What you have to face reading this relatively short story by Henry James is that it is going to take a while because of the language. He uses very stilted phrases that prevent this from flowing.
The only reason this book manages to keep your attention is because underneath the painful construction of the text is a solid story. The mix of the supernatural and the aristocracy is a well used one but never fails to get the hairs on the back of your neck going if done well.
This takes a while to get going with the story being related second-hand at a meeting of friends in the country. One of the guests promises an account of something so disturbing that the rest of the company will never forget it based on the idea of a child being connected with a ghost.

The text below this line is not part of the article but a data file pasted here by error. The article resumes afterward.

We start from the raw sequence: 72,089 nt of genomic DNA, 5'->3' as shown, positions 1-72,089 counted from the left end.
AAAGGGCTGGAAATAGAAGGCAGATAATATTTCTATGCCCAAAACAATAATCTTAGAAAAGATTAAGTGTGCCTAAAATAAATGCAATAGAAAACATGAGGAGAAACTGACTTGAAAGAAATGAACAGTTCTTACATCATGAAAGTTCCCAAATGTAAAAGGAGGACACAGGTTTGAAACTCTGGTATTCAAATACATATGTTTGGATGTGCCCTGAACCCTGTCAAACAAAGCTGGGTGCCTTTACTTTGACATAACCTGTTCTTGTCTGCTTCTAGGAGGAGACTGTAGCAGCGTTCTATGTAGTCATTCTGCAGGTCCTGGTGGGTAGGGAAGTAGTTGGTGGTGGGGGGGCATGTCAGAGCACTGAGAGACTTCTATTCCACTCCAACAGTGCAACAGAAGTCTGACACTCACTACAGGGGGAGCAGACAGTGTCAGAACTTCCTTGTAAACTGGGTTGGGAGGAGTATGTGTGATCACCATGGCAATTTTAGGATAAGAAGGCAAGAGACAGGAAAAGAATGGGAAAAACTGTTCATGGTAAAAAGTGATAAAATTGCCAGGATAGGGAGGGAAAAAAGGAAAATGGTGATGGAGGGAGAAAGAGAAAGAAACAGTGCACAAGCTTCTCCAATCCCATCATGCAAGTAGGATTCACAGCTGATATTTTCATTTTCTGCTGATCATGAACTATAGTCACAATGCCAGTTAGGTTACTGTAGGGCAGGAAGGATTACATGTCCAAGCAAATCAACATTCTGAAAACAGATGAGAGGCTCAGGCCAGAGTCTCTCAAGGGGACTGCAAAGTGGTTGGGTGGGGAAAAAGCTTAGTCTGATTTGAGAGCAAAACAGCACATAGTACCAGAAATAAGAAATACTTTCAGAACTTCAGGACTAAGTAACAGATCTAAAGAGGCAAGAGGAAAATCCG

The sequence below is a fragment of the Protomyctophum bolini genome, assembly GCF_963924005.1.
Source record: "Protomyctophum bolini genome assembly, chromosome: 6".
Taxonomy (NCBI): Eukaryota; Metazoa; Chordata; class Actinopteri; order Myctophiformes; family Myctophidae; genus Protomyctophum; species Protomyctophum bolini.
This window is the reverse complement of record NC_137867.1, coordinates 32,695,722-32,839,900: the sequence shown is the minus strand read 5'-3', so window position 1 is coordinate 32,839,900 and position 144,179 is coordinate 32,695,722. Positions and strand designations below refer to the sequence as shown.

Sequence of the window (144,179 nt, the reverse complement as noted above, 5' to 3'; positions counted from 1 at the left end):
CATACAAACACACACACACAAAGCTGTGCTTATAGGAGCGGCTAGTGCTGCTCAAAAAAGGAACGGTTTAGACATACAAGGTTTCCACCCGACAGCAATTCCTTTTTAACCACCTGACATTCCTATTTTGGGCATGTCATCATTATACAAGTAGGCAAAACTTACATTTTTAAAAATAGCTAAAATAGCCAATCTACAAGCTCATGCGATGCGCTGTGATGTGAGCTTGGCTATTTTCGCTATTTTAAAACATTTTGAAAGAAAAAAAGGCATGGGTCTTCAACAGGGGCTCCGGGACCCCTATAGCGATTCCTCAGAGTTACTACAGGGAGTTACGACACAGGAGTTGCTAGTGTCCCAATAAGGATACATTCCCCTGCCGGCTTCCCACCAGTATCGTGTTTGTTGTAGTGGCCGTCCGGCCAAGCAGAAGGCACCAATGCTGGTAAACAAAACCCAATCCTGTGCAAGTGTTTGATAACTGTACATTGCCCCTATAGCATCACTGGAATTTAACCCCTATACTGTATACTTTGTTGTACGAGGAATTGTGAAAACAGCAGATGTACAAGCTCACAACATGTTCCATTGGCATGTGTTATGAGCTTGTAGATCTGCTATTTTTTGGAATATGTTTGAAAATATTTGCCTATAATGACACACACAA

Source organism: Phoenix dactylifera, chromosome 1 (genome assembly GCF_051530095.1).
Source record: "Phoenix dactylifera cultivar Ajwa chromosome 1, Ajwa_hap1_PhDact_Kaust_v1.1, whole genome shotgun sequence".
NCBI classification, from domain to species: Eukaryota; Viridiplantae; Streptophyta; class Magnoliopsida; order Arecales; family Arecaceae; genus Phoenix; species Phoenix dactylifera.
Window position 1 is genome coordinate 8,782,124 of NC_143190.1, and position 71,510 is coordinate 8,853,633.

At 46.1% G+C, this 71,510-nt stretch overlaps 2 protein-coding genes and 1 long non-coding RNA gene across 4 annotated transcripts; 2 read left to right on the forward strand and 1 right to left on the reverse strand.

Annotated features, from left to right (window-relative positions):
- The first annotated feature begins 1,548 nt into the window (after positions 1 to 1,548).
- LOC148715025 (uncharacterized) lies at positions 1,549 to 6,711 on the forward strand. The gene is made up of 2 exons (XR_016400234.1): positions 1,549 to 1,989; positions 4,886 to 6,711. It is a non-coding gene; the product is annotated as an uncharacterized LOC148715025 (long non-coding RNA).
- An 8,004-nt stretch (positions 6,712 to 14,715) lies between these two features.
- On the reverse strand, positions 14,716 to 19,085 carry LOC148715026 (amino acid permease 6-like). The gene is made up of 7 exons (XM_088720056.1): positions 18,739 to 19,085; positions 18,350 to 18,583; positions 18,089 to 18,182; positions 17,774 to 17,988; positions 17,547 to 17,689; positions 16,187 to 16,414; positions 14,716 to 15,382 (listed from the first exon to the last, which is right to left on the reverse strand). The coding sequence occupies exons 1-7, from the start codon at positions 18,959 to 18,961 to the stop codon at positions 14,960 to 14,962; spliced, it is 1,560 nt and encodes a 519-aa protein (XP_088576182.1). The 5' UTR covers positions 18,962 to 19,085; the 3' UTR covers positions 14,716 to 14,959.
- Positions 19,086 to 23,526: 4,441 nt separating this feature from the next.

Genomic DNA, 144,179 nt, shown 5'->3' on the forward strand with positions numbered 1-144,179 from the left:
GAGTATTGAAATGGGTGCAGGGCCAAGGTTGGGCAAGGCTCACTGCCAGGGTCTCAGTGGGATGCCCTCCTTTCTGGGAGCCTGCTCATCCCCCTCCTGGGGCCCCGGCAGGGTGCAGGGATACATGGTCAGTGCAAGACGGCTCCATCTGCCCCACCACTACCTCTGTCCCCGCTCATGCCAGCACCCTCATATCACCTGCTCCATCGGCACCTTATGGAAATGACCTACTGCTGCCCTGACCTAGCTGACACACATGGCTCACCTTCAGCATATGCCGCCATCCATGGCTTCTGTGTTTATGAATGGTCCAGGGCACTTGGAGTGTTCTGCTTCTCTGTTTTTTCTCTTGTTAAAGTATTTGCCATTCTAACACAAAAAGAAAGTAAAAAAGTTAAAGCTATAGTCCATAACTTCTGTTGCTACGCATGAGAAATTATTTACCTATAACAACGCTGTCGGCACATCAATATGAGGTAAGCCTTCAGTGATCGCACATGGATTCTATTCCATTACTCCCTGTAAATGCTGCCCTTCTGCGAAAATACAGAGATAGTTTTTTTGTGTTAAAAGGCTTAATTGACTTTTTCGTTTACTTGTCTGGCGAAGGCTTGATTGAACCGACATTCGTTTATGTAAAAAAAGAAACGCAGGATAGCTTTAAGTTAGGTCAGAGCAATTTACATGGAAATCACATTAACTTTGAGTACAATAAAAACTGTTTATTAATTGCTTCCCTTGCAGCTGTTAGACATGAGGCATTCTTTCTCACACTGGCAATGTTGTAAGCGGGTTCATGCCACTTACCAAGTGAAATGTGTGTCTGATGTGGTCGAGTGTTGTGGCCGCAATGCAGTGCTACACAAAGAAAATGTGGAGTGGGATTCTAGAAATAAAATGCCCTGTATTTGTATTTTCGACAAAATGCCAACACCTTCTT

So the story of a governess sent to a large house in the country to look after two children unfolds. The children are angels and yet there is something troubling the governess who is informed that the older of the two, the boy, has been expelled from school.
Tales also of the former governess dying shroud the house in some sort of darkness.
But things get moving when the governess comes across a stranger walking in the grounds, a stranger not to the rest of the staff, who describe him as the former man servant for the owner. So far creepy but no problem but then the screw gets turned with the revelation that the man the governess saw is a ghost.